Sea spider iris (Ferraria crispa)

Ferraria crispa flowers
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Sea spider iris fact file

Sea spider iris description

FamilyIridaceae (2)
GenusFerraria (1)

The sea spider iris is distinctive for the unusual flowers it bears and the acrid scent of rotting flesh it emits. The brown or yellowish, speckled flowers measure around 30 millimetres across and the petals have crispy margins, hence the scientific name of this species, crispa (5). The leaves of the sea spider iris are sword-shaped and slightly fleshy (3) (5), and they partly cover the branched, straight or slightly twisted stem (6). A swollen stem base of the sea spider iris forms an underground storage organ, or corm, which stores food for the plant (3) (7).

Also known as
black flag.
Height: 40 – 100 cm (3)

Sea spider iris biology

The sea spider iris bears its pungent, peculiar flowers between August and October (3), but each flower lasts for just a single day (6). Little information is available regarding the biology of the sea spider iris, but it can be presumed to be similar to that of other Ferraria species. Ferraria species are known to be pollinated by dung, flesh and game flies, and also by bees and wasps. The dull, mottled patterning of the flowers, along with their unpleasant rotting flesh or fermenting fruit scent attract flies (1), who are duped into thinking this is a suitable place to lay eggs (8). The flies walk all over the flowers trying, and failing, to find a suitable place to lay their eggs (8), and leave dusted liberally with bright orange pollen. While the sea spider iris does not provide insects with a suitable place to lay eggs, pollinators are rewarded with sips of concentrated nectar (1).


Sea spider iris range

Endemic to the Cape Floristic Region, a ‘hot-spot’ of plant diversity in south-western South Africa. The sea spider iris is distributed from Lamberts Bay, south and east to Mossel Bay (3).


Sea spider iris habitat

The sea spider iris mainly inhabits coastal areas, where it grows on sandstone or granite rocks (3).


Sea spider iris status

Subspecies Ferraria crispa nortieri is classified as Vulnerable (VU) and Ferraria crispa crispa is classified as Least Concern (LC) on the Interim Red Data List of South African Plant Taxa (4).


Sea spider iris threats

The subspecies F. c. nortieri is classified as Vulnerable (4), but at present there is no information available to indicate what specific threats this species faces. However, as it is restricted to the Cape Floristic Region, it is likely to be impacted by urban development, the encroachment of agriculture and the invasion of alien species, threats that are known to be affecting the region’s habitat and numerous endemic plant species (9) (10).


Sea spider iris conservation

Within the Cape Floristic Region there are a number of protected areas (11), and a number of conservation organisations are working to conserve the botanically rich habitat of the Cape Floristic Region. Conservation actions include purchasing land to protect it from the threats of encroaching agriculture and urban development (12), the removal of alien plants, and the establishment of new protected areas (10); measures which should benefit the vulnerable subspecies F. c. nortieri.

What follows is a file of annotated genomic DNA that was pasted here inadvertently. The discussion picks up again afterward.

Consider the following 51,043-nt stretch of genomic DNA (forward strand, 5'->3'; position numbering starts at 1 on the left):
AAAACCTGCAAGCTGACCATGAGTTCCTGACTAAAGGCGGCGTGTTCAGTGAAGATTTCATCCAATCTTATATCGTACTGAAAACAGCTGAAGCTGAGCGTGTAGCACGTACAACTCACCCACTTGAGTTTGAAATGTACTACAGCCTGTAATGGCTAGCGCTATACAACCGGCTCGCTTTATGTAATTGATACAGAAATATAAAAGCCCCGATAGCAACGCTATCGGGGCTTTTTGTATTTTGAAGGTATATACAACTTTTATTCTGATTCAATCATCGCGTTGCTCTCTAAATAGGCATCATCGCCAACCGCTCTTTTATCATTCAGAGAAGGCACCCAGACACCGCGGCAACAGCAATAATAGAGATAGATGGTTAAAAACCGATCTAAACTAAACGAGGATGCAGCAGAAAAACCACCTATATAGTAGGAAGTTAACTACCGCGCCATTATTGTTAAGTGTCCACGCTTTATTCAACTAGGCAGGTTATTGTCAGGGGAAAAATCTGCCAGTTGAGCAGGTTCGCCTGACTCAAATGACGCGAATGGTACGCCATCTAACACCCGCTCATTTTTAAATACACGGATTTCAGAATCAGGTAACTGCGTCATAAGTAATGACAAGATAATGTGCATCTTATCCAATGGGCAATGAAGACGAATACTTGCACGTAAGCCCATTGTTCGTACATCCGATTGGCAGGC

Find out more

For further information on the Cape Floristic Region and its conservation see:



This information is awaiting authentication by a species expert, and will be updated as soon as possible. If you are able to help please contact:


Cape Floristic Region
An area occupying about 90,000 square kilometres in South Africa that contains an incredibly high diversity of plant species (around 8,700 species), of which 68 percent are found no where else.
A species or taxonomic group that is only found in one particular country or geographic area.
The transfer of pollen grains from the stamen (male part of a flower) to the stigma (female part of a flower) of a flowering plant. This usually leads to fertilisation, the development of seeds and, eventually, a new plant.
A population usually restricted to a geographical area that differs from other populations of the same species, but not to the extent of being classified as a separate species.


  1. Goldblatt, P. and Manning, J.C. (2006) Radiation of pollination systems in the Iridaceae of sub-Saharan Africa. Annals of Botany, 97(3): 317 - 344.
  2. Angiosperm Phylogeny Website (February, 2008)
  3. Goldblatt, P. and Manning, J. (2000) Cape Plants: A Conspectus of the Cape Flora of South Africa. National Botanical Institute of South Africa, Pretoria .
  4. Threatened Species Programme. (2007) Interim Red Data List of South African Plant Taxa. South African National Biodiversity Institute, Pretoria, South Africa. Available at:
  5. Paterson-Jones, C. and Manning, J. (2007) Ecoguide Fynbos. Briza Publications, Pretoria, South Africa.
  6. Renosterveld Trust (February, 2008)
  7. Allaby, M. (1998) Dictionary of Plant Sciences. Oxford University Press, Oxford.
  8. Donaldson, J., Anderson, B. and Von Hase, A. (2003) Field Notes. Renosterveld Information Sharing Session, Groote Post Farm, Darling.
  9. Rouget, M., Richardson, D.M., Cowling, R.M., Lloyd, J.W. and Lombard, A.T. (2003) Current patterns of habitat transformation and future threats to biodiversity in terrestrial ecosystems of the Cape Floristic Region, South Africa. Biological Conservation, 112: 63 - 85.
  10. Conservation International: Biodiversity Hotspots (February, 2008)
  11. UNEP-WCMC: Cape Floral Protected Areas of South Africa (February, 2008)
  12. Fauna and Flora International (February, 2008)

Image credit

Ferraria crispa flowers  
Ferraria crispa flowers

© Roland Bischoff

Roland Bischoff


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